HOUSTON -- The devastation from Monday's tornado that ripped through Moore, Okla., hit close to home for the Astros' Triple-A affiliate from Oklahoma City. The RedHawks are playing a series in Fresno, Calif., but they have been trying to keep up with what was happening back home.
As the storm was approaching, members of the Oklahoma City staff and the wives and family members of the players came to Bricktown Ballpark, which is about 11 miles from where the tornado leveled homes for blocks and killed dozens of people. They waited out the storm in the team's underground clubhouse, but there was no damage to that immediate area.
"Everybody's been glued to the TV," RedHawks manager Tony DeFrancesco said following Tuesday's 15-2 win over Fresno. "A lot of the players have their wives and family there. I know the RedHawks had them come to the stadium and go underneath to the locker room. We've been watching the coverage and it's really hit close to home."
During at a team meeting Monday to talk about the series, the players began asking what they can do to help Moore when they return home. The RedHawks have two more games in Fresno and four in Iowa before returning to Oklahoma City on May 29.
The team was forced to move the start of the Big 12 baseball tournament back one day in the wake of the storm. It will get underway Thursday at Bricktown Ballpark and will feature a pool-play format instead of a double-elimination tournament.
"We debated canceling the tournament in deference to the devastating tragedy in Moore, but were encouraged by Oklahoma City leaders and the Oklahoma City All-Sports Association to go forward," Big 12 commissioner Bob Bowlsby said. "We believe the tournament can serve as a testament to the strong Oklahoma spirit and to the resiliency of the Oklahoma people."
The Astros' Double-A affiliate in Corpus Christi will begin taking donations of good-quality clothing for all ages, canned goods, toiletries, blankets, bedding, tents and bottled water at a trailer parked outside the main gates on Whataburger Field on Wednesday. They will also accept cash donations.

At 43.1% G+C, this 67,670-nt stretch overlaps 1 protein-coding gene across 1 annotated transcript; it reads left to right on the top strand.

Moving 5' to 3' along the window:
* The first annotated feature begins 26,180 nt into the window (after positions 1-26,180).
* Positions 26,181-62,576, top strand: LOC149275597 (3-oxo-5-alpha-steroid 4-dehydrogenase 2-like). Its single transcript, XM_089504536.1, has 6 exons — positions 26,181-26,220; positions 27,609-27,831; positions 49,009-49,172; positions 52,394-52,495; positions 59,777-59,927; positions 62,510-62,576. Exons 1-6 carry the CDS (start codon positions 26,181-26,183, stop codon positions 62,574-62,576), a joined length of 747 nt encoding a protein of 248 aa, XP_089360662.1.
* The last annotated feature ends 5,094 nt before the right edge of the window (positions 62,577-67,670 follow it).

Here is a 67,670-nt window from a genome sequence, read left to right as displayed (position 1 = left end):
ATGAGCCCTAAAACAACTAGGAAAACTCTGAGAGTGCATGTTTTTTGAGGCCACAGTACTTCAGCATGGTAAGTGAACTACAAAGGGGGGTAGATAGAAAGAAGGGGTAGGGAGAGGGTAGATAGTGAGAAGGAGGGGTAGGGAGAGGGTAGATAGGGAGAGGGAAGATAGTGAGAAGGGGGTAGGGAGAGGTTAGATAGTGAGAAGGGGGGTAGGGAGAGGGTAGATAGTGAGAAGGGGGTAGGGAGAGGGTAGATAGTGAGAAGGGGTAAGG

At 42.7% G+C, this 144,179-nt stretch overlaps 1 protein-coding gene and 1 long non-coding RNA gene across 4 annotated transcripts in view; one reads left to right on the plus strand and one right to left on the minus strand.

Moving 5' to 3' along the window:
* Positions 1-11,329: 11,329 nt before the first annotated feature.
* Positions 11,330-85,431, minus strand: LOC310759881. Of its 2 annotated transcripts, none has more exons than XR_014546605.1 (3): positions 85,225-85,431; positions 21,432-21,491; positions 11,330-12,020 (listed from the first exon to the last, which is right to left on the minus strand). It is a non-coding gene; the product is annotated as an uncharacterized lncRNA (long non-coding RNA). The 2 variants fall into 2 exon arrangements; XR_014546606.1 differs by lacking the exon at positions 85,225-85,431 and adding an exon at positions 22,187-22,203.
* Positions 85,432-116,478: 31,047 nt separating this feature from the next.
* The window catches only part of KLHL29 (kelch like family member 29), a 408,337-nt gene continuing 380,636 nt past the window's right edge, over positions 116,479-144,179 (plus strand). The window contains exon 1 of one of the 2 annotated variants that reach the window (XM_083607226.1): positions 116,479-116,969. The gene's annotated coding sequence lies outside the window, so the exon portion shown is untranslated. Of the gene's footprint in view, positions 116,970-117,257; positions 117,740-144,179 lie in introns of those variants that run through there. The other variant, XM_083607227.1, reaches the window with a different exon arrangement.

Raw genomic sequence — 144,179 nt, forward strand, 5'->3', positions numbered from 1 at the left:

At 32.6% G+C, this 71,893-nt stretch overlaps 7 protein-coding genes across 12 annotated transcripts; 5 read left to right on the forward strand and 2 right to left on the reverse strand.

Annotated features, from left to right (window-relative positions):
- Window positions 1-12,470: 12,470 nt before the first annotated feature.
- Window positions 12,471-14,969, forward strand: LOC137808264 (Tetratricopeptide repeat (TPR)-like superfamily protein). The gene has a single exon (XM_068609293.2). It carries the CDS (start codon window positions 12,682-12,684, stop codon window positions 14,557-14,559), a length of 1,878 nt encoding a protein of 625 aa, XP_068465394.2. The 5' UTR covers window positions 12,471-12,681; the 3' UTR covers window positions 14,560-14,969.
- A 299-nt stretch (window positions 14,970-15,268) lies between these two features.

The staff for the Double-A Hooks will man the trailer from 90 minutes before first pitch until the third inning. Donations made after the third inning and during business hours can be left at the Whataburger Field offices, right of main gates.
Astros pitcher Dallas Keuchel, who picked up his first win of the season by throwing 6 2/3 innings on Monday, was born in Tulsa, Okla., and has some family in Enid, Okla. He understands the fury tornadoes can cause in the area, having ridden out a tornado at church when he was 8 or 9.
"It was like a blur," Keuchel said. "The only I remember is finding a mattress on top of us. That was scary enough. I didn't really know the true effect of tornadoes and twisters and stuff like that until I went to high school, and that's when I really noticed."
DeFrancesco said his players are prepared to do what they can to help.
"We're ready to volunteer," DeFrancesco said. "Anything we can do when we get back, we're willing to help out. It's a great group of guys that care about the community. When you play in that city, you're part of it now."
Brian McTaggart is a reporter for MLB.com and writes an MLBlog, Tag's Lines. Follow @brianmctaggart on Twitter. Chris Abshiret is an associate reporter for MLB.com This story was not subject to the approval of Major League Baseball or its clubs.